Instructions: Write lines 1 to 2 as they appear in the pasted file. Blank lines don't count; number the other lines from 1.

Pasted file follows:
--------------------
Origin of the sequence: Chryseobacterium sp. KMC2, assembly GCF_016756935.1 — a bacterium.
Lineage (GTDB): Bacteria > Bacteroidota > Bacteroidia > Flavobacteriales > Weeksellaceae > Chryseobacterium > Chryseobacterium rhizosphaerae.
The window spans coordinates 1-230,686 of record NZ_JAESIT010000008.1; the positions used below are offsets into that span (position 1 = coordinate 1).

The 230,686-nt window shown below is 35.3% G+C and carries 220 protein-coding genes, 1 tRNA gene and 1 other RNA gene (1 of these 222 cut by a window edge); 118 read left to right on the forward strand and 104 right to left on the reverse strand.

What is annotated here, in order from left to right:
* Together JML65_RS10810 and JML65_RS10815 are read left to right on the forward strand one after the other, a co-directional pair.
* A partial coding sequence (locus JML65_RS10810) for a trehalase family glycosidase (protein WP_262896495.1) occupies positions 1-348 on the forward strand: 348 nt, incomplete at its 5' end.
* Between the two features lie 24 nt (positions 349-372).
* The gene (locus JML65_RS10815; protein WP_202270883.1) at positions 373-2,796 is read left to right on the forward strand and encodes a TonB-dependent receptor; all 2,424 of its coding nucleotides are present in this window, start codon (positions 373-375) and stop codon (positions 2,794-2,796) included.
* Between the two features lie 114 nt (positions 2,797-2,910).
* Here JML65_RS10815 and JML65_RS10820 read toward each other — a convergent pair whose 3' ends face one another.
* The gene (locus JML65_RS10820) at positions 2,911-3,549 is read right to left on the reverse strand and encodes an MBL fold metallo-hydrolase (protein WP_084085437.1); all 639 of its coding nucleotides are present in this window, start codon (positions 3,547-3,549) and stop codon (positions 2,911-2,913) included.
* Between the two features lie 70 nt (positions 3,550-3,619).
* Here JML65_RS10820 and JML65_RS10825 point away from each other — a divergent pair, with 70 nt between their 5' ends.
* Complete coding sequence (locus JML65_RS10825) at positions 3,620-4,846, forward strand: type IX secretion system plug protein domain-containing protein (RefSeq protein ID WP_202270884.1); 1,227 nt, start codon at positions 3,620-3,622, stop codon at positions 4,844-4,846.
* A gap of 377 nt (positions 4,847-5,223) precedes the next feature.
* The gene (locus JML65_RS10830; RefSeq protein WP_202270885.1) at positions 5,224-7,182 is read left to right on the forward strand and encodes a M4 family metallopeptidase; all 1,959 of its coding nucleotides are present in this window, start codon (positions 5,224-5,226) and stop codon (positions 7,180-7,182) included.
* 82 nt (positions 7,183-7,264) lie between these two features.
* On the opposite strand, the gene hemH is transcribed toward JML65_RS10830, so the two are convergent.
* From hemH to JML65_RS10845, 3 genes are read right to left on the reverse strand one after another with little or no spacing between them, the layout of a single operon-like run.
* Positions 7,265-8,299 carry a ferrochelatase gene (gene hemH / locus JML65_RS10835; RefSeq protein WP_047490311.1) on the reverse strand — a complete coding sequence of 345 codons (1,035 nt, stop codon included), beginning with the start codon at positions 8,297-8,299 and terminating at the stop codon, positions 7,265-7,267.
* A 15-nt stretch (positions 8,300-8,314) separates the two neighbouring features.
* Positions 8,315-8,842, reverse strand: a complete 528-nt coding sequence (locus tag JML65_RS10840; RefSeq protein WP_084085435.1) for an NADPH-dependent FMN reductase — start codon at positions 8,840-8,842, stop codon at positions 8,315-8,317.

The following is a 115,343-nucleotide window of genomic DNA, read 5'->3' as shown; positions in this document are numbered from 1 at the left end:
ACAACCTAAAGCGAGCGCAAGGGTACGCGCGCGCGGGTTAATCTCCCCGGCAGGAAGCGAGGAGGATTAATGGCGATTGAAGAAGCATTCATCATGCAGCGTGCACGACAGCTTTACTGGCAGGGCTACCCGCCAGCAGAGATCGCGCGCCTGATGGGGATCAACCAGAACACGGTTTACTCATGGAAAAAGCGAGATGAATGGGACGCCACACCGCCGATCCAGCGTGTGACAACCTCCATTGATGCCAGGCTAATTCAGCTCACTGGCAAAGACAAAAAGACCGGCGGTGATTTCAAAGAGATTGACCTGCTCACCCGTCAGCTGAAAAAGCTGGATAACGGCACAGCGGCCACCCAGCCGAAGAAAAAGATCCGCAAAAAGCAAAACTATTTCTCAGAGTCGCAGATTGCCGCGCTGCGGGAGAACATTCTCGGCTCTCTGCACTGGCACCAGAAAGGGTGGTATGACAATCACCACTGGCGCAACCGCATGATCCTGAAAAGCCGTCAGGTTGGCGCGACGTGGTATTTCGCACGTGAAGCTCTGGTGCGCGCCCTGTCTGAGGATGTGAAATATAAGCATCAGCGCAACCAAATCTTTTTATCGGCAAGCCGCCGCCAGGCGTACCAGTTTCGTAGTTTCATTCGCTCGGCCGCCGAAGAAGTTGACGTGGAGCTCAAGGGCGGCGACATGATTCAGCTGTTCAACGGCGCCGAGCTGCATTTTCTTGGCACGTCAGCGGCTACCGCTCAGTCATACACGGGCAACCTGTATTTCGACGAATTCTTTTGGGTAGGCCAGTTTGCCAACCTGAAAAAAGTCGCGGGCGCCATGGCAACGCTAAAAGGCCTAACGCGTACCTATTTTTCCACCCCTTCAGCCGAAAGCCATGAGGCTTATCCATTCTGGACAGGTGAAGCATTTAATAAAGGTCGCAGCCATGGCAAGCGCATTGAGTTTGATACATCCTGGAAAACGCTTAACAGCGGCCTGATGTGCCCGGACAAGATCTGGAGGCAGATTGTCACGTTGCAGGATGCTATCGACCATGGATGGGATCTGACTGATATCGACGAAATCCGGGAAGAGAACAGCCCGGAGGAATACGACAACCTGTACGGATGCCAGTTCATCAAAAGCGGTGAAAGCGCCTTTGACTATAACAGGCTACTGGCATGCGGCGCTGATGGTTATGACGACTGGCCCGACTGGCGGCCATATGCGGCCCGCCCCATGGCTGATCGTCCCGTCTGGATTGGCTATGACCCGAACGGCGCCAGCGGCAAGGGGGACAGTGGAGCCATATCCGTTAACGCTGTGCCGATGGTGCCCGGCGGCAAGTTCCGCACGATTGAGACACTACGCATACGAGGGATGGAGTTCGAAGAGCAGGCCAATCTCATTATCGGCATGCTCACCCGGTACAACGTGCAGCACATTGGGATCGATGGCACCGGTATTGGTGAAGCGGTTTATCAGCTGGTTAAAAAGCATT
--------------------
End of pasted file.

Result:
Origin of the sequence: Chryseobacterium sp. KMC2, assembly GCF_016756935.1 — a bacterium.
Lineage (GTDB): Bacteria > Bacteroidota > Bacteroidia > Flavobacteriales > Weeksellaceae > Chryseobacterium > Chryseobacterium rhizosphaerae.